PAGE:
Published online Apr 18, 2011. doi: 10.5312/wjo.v2.i4.31
Revised: April 8, 2011
Accepted: April 15, 2011
Published online: April 18, 2011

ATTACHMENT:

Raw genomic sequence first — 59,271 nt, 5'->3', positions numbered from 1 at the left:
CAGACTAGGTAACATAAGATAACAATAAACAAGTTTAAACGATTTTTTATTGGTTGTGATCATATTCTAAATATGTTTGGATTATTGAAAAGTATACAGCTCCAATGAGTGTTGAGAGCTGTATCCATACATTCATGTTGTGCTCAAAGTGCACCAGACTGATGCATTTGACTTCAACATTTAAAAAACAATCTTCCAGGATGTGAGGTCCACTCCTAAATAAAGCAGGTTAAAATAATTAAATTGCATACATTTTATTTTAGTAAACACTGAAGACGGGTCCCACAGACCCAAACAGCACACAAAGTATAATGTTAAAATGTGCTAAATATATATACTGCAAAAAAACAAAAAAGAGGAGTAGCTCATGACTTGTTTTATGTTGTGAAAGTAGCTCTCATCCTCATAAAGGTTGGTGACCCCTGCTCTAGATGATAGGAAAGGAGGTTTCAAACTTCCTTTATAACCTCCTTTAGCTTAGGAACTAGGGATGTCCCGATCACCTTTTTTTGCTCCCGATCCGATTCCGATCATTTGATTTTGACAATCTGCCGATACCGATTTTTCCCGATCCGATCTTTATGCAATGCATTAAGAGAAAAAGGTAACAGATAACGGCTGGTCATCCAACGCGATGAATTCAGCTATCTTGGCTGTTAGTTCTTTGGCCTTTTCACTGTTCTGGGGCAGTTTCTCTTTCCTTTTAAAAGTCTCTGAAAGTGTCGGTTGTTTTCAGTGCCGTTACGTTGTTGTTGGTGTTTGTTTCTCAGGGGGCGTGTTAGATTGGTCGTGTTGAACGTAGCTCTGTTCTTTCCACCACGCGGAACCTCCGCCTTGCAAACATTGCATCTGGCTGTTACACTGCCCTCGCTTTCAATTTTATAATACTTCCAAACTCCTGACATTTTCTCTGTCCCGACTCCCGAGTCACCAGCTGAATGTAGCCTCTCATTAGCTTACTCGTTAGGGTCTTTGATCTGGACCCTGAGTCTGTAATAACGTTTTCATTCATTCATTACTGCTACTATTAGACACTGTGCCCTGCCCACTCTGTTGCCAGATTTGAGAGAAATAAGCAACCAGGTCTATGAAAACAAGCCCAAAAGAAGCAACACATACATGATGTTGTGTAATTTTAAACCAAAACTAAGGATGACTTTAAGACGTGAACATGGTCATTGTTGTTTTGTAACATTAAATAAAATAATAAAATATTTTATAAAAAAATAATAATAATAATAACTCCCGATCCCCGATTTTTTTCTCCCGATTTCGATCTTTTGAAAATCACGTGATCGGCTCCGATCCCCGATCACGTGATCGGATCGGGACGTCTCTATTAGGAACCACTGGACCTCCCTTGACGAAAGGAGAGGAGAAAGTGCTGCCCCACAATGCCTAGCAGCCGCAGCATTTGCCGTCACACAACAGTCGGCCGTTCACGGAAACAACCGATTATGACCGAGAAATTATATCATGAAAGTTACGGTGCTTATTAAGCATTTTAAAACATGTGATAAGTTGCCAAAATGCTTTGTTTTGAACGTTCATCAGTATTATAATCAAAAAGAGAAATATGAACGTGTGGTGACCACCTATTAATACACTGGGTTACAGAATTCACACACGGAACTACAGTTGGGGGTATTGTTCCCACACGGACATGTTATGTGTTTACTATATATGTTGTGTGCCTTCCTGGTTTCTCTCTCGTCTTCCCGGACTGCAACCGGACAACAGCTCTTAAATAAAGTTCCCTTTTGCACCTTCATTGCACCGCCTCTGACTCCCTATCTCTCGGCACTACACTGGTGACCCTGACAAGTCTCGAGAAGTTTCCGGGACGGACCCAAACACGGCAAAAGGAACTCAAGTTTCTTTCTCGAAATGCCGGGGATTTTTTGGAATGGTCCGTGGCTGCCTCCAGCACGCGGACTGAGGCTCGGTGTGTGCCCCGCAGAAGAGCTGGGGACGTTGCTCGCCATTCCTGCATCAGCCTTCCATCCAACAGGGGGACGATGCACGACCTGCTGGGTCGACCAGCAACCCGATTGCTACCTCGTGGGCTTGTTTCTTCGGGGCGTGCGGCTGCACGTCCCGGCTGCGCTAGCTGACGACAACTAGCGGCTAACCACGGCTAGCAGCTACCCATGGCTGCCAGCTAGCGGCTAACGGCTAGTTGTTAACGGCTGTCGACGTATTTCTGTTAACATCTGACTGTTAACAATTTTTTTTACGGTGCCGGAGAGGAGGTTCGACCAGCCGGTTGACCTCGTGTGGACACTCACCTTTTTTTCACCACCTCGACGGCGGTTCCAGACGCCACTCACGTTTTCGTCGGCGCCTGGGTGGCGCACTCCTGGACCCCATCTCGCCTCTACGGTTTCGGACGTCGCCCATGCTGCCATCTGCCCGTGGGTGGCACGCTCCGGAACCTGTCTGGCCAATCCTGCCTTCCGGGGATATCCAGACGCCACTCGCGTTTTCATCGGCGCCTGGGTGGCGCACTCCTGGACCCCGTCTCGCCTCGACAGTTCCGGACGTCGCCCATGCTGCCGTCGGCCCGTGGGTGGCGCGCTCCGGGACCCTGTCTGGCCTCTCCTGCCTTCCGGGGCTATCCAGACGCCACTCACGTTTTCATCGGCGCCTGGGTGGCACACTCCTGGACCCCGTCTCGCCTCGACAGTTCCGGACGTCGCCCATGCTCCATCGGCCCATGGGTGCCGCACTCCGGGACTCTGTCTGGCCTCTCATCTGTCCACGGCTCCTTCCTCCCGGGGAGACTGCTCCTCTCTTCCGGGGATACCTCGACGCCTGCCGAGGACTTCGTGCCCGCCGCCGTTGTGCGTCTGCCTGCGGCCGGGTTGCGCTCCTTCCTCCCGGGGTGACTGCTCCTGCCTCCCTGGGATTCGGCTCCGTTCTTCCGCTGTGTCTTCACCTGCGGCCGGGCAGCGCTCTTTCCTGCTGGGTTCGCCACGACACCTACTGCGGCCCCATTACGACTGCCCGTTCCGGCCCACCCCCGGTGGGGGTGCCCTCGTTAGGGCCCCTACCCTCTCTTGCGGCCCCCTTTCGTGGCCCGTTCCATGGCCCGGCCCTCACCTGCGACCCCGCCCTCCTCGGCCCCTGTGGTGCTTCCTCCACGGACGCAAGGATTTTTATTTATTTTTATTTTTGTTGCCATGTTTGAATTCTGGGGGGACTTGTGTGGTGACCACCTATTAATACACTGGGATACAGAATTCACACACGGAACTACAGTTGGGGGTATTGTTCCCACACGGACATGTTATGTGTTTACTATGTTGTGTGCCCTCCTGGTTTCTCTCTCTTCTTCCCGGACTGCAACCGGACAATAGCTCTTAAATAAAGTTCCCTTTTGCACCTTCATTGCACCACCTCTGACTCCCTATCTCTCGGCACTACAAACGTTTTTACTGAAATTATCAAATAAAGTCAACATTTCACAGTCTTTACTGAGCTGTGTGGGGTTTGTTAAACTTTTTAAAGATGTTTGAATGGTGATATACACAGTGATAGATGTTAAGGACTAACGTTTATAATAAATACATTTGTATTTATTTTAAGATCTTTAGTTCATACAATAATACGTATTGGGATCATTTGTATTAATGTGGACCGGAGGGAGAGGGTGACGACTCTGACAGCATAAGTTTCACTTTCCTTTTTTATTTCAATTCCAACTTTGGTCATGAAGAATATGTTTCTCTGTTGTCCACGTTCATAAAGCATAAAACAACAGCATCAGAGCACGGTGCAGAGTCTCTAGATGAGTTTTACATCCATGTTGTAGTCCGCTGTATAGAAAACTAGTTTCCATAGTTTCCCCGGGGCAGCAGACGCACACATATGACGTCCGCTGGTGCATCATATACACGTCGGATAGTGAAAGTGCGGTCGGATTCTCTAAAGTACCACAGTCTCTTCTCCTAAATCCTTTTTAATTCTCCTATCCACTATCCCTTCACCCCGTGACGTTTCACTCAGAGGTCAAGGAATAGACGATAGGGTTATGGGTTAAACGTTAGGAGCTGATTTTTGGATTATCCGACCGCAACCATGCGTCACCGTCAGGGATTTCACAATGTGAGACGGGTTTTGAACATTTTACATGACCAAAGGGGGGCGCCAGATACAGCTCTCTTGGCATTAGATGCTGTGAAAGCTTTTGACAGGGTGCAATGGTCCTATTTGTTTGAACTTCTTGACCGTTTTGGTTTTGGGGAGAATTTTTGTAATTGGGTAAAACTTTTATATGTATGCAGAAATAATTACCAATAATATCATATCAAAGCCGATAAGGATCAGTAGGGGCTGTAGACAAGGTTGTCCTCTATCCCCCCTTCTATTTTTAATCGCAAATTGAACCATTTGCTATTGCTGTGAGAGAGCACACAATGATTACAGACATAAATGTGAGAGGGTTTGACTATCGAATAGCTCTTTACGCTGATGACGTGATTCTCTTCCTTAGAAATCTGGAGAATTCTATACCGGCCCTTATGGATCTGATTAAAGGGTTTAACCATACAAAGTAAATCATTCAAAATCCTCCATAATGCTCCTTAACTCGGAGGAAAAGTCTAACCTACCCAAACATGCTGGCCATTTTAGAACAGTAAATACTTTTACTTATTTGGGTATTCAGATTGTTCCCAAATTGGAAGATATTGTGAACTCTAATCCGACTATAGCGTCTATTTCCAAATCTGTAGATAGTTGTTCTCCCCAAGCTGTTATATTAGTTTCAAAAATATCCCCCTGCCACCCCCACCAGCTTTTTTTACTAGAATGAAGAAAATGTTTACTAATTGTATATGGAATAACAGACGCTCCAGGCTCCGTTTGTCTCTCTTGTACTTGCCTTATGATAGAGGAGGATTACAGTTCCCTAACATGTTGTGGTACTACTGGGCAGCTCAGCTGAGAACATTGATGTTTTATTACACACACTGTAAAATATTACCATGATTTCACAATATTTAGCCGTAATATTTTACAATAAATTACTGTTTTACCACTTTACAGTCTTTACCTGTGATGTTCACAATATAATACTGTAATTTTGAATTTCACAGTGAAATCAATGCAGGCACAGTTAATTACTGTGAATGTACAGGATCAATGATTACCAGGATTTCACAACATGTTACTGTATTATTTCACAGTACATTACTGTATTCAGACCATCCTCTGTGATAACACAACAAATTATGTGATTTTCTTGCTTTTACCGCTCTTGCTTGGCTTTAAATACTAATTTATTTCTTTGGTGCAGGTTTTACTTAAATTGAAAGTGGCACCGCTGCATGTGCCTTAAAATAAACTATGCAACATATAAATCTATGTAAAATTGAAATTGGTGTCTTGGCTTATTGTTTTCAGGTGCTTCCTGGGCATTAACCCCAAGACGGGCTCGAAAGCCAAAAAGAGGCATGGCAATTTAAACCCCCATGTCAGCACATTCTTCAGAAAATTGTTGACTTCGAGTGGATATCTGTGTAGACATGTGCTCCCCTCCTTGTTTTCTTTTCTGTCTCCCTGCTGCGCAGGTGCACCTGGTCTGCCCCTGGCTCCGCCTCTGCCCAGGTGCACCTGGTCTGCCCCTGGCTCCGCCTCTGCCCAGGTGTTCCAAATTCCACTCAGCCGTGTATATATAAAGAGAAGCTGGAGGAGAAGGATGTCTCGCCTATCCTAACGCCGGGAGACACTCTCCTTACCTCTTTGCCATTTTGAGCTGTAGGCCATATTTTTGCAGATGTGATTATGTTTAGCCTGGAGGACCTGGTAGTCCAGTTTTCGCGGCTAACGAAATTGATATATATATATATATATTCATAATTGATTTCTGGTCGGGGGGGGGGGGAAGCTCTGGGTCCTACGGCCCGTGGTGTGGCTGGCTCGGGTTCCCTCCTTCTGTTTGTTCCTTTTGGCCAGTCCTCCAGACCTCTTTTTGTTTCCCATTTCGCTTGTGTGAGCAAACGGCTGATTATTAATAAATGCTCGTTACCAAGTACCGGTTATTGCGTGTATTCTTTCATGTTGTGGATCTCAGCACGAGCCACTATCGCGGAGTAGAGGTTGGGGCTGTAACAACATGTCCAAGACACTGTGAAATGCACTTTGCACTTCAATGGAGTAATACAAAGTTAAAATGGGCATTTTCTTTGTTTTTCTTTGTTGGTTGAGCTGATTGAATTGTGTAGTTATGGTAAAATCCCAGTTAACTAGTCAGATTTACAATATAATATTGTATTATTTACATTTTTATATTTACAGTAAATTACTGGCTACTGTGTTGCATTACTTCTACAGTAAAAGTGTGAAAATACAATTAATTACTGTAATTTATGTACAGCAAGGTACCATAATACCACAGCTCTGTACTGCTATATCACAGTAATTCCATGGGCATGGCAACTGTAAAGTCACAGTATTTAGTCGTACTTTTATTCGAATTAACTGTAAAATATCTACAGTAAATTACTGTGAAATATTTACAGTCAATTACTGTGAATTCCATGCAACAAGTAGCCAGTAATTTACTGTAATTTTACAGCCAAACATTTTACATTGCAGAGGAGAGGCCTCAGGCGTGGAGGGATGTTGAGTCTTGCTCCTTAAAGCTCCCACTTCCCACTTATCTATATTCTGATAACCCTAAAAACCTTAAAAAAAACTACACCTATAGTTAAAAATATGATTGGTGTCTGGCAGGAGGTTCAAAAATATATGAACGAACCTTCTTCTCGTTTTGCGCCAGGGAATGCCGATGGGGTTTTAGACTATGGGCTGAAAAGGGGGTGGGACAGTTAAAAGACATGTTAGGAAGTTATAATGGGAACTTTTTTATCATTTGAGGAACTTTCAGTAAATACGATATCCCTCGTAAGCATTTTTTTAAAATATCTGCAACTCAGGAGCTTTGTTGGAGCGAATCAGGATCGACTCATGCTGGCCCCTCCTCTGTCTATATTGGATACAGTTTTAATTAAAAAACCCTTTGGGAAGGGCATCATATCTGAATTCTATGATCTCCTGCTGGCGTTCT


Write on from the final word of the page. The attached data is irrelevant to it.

Lateral ankle instability is one of the most common and well-recognized conditions presenting to foot and ankle surgeons. It may exist as an isolated entity or in conjunction with other concomitant pathology, making it important to appropriately diagnose and identify other conditions that may need to be addressed as part of treatment. These associated conditions may be a source of chronic pain, even when the instability has been appropriately treated, or may lead to failure of treatment by predisposing the patient to ankle inversion injuries. The primary goal of this editorial is to provide a brief summary of the common techniques used in the delayed reconstruction of lateral ankle ligamentous injuries and present a method we have successfully employed for over 15 years. We will also briefly discuss the diagnosis and treatment of the more common associated conditions, which are important to identify to achieve satisfactory results for the patient. We present the outcomes of 250 consecutive reconstructions performed over the last 10 years and describe our operative technique for addressing lateral ankle ligamentous injuries.